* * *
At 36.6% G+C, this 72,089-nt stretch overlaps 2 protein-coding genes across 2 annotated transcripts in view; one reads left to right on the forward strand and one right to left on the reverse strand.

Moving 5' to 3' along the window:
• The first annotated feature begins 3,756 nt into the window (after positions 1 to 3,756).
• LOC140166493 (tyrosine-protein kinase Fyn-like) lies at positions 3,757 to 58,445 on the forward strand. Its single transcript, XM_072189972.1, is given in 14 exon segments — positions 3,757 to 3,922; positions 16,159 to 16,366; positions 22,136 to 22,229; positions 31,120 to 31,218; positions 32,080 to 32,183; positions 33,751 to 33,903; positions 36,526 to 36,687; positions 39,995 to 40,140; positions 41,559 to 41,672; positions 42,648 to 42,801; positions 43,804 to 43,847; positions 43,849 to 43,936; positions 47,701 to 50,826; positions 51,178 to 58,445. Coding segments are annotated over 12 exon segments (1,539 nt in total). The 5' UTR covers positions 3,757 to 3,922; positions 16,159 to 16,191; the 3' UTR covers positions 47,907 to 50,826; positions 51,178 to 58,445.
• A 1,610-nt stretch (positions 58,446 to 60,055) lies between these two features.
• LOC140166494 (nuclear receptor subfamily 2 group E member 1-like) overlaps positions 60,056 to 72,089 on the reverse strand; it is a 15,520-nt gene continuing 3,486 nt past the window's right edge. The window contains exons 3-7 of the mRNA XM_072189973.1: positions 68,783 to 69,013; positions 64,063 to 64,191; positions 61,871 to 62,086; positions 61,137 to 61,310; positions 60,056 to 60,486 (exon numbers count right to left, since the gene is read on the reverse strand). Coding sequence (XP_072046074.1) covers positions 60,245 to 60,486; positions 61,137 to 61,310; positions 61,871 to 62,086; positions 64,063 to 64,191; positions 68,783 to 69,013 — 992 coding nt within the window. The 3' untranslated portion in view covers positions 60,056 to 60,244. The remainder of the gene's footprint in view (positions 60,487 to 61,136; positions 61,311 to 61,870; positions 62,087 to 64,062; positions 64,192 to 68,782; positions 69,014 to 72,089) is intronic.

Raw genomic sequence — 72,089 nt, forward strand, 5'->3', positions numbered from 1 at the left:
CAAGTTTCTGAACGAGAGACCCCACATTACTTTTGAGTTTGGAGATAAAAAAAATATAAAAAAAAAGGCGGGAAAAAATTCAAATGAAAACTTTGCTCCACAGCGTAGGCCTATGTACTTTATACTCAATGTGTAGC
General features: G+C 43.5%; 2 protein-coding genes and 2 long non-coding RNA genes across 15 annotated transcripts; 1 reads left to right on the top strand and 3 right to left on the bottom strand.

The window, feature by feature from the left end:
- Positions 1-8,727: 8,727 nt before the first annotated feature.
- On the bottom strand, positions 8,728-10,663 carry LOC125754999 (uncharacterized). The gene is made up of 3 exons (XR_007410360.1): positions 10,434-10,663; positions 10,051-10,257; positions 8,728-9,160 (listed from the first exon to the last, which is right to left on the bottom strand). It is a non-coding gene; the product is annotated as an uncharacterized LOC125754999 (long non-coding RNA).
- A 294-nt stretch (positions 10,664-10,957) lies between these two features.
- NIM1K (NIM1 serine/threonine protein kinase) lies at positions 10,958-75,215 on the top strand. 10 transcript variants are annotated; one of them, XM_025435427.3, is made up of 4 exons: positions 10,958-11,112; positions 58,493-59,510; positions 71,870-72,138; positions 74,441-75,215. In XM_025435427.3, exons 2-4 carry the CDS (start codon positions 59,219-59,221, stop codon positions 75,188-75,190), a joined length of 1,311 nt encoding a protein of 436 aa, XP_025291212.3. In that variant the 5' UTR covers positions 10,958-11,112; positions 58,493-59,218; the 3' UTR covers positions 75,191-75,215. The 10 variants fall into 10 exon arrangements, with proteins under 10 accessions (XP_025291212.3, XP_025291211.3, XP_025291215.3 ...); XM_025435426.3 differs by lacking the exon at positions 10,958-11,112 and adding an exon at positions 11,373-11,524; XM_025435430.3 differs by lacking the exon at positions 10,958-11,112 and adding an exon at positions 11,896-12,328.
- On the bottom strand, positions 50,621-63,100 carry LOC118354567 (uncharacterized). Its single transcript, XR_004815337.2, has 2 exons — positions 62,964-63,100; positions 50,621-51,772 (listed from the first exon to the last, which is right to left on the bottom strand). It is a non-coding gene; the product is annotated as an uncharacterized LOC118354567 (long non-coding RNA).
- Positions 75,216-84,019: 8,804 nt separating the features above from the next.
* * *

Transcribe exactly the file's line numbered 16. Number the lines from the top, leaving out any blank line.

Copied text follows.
- Positions 75,216-84,019: 8,804 nt separating the features above from the next.